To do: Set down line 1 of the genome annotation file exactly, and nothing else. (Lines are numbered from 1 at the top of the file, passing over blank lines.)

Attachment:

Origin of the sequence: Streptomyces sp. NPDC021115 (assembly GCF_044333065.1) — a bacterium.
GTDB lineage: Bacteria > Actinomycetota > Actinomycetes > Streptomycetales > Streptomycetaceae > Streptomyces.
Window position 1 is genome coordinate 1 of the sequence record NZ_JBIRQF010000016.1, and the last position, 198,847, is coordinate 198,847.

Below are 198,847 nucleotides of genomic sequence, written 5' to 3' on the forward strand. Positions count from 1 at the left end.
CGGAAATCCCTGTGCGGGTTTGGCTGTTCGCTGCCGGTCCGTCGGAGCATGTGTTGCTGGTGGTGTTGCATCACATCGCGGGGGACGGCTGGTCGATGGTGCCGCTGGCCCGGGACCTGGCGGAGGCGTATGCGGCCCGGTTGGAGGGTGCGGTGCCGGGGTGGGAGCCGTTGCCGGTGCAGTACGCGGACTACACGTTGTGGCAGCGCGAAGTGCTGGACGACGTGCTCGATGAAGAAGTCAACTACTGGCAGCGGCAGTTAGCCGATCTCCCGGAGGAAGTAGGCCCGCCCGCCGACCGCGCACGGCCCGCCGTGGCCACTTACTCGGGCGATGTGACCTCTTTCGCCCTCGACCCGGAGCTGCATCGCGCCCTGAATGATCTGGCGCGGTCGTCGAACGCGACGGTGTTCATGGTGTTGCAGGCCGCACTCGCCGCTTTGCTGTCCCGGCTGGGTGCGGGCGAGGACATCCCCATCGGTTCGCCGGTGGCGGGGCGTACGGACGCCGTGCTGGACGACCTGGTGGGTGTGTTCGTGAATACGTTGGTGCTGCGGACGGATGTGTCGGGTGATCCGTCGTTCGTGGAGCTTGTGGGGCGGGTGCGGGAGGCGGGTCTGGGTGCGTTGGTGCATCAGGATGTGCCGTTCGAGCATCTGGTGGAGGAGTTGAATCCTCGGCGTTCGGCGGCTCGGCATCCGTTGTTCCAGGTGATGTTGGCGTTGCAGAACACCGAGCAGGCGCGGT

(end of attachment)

Origin of the sequence: Streptomyces sp. NPDC021115 (assembly GCF_044333065.1) — a bacterium.